INDIE SELLS OUT:  More indie rock ad licensing sparks more spirited discussion at the 'Gum.  I do have to chuckle over the comments from "justin," who claims to be an art director at an ad agency and claims the bands aren't paid significant money.  Ad deals paid for the Spinto Band's European tour, Of Montreal's elaborate stage show, and Tracy Spuehler's second album, to name a few examples.  And that's just the direct effect.  Feist's "1 2 3 4" entered the Top 40 in the UK after the iPod Nano ad started airing, while her album went from No. 95 to No. 44 in the US.  Even larger bands like Wilco see ad deals as a way of getting their music in front of the public as getting commercial radio airplay route gets more difficult.  I also think it's funny that some folks don't realize that musicians were doing this as far back as the 1960s.

PAUL WESTERBERG played ten songs and was interviewed by former Del Fuego Warren Zanes for the Rock & Roll Hall of Fame.  More tidbits in the Strib's PopLife blog.

BEN HARPER did an interview and mini-set for the World Cafe you can stream on demand via NPR.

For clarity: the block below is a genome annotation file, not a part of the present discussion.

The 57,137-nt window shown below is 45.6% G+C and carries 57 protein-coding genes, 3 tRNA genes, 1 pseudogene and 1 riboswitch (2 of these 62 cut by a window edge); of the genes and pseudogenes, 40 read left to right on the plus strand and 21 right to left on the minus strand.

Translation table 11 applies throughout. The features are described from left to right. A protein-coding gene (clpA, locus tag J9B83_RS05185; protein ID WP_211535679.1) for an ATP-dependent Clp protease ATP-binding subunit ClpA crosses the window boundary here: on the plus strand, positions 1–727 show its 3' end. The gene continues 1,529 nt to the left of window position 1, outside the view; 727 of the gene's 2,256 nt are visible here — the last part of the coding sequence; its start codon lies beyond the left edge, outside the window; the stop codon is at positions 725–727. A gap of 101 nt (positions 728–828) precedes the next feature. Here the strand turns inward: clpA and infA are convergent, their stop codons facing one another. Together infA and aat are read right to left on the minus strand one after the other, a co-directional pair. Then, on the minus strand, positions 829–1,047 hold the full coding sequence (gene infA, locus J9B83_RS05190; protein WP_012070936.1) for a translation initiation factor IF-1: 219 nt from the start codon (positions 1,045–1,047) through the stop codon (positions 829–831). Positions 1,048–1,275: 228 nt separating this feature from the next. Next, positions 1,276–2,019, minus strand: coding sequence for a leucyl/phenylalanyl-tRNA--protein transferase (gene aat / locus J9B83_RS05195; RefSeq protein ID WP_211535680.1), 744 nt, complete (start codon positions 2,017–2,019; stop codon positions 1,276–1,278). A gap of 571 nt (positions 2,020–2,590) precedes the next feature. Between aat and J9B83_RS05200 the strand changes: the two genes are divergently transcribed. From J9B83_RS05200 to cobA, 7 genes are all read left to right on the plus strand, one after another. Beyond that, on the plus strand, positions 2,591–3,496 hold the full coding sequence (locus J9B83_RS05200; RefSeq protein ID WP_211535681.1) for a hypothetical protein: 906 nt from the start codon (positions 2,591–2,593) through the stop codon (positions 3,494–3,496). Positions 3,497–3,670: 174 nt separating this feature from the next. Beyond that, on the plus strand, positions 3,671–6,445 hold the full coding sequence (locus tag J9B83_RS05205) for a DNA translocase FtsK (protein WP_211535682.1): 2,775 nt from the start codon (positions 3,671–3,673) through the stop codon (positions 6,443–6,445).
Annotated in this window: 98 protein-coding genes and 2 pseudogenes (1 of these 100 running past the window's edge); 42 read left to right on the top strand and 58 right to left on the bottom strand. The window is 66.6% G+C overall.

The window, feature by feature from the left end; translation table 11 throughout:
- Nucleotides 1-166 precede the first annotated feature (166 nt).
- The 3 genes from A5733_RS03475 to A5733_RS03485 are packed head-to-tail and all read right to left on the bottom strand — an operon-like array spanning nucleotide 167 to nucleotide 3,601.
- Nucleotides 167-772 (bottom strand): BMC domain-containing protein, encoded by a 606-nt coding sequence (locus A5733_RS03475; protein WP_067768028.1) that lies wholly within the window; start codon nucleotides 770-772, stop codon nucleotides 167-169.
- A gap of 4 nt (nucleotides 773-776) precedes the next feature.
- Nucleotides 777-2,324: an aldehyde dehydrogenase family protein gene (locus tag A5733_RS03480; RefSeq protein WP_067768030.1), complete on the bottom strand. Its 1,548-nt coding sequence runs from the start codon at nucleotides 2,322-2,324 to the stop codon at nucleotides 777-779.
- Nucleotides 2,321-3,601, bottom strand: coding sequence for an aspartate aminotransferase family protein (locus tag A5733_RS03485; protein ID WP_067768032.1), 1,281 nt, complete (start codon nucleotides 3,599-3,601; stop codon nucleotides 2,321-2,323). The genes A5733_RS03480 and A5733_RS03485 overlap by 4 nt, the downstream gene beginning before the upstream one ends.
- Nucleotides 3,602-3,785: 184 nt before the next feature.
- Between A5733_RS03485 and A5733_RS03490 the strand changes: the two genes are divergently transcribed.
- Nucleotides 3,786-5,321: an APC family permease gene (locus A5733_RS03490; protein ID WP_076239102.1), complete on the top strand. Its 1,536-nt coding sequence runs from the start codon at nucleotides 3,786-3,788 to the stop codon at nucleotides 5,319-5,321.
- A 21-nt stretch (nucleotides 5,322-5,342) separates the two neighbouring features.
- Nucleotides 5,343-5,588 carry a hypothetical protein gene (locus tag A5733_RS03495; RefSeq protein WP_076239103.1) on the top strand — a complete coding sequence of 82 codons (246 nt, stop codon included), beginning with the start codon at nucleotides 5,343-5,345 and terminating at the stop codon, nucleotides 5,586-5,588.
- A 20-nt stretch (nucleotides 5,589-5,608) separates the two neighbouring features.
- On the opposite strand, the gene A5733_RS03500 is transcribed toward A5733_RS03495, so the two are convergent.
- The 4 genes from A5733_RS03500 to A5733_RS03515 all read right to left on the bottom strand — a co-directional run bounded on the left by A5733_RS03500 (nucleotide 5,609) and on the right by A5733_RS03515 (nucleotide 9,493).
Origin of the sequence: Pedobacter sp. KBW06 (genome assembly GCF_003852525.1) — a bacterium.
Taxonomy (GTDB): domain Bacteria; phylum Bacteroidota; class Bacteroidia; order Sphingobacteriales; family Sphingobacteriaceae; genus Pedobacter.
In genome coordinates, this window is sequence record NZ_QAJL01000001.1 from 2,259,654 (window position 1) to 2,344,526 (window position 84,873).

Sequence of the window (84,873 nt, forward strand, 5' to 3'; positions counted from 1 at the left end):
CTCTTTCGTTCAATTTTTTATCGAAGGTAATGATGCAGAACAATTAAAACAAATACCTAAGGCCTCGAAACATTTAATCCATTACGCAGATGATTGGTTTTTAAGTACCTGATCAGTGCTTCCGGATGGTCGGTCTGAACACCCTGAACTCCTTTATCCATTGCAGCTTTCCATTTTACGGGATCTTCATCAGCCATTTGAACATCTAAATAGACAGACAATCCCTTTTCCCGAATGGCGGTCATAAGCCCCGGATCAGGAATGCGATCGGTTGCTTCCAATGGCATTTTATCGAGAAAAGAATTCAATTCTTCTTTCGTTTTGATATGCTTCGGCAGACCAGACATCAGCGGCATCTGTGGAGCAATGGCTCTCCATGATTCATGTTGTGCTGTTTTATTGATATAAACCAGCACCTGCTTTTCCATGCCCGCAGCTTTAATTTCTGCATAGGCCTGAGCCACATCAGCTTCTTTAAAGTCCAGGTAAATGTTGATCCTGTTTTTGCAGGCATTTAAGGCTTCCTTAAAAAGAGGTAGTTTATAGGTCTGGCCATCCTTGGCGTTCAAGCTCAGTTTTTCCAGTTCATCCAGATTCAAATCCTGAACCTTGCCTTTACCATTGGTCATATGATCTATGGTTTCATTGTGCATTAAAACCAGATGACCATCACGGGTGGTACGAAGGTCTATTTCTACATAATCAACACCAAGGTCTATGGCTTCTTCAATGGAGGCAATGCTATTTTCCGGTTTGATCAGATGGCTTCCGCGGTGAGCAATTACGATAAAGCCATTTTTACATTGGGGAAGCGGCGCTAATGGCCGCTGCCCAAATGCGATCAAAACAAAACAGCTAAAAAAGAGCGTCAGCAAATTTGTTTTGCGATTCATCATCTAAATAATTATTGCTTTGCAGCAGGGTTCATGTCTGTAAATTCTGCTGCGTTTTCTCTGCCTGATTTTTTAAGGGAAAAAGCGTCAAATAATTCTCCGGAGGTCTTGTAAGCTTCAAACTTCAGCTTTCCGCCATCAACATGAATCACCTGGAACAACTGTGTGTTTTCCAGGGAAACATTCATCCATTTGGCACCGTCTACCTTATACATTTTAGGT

PETE DOHERTY-KATE MOSS UPDATE:  The troubled singer sent his former lover a brooch with a dead mouse attached to it, according to the UK's uber-reliable Daily Star.  Doherty has met his dad for the first time in three years - as pals insist he is kicking drugs.  Meanwhile, Moss and actress Sienna Miller reportedly got into a verbal catfight over Rhys Ifans at a reception.

MEG WHITE:  The Internet was abuzz with reports of a sex tape featuring the White Stripes drummer, but her rep vehemently denies Meg is on the tape.

HANNAH MONTANA:  A rep for 14-year-old star Miley Cyrus strongly denies a fake teen magazine article making the celebrity blog rounds claiming Cyrus is pregnant.

LINDSAY LOHAN:  Her rep strongly denies allegations in divorce proceedings that Dead Stays Alive frontman Tony Allen had sex with Lohan while staying at the Cirque Lodge rehab clinic.

BRITNEY SPEARS:  "Secret witness" Tony Barretto said on Monday's Today show he witnessed Britney using drugs on two occasions, but not in front of her children.

VANESSA HUDGENS:  More risque photos of the High School Musical starlet surface, though not the additional nudes pics rumored to be floating around.

BRADGELINA:  Prepping for his next role, Pitt paid a visit to The Washington Post's newsroom on Friday and sent the hearts of hard-nosed scribes aflutter: "It was like angels singing."  Meanwhile, Jolie was taking meetings with Colin Powell and then with Secretary of State Condoleezza Rice to discuss her recent trips to Iraq and Syria.

DENISE & CHARLIE:  Charlie Sheen says he will not dignify allegations made by ex-wife Denise Richards in recent court papers... and then goes on for another six paragraphs.

OJ SIMPSON's creepily-looking-like-Nicole-Brown girlfriend Christie Prody did not sleep with OJ's gardener, according to Prody's mother.  Which is what you would say in any event if you were concerned about your daughter losing her head.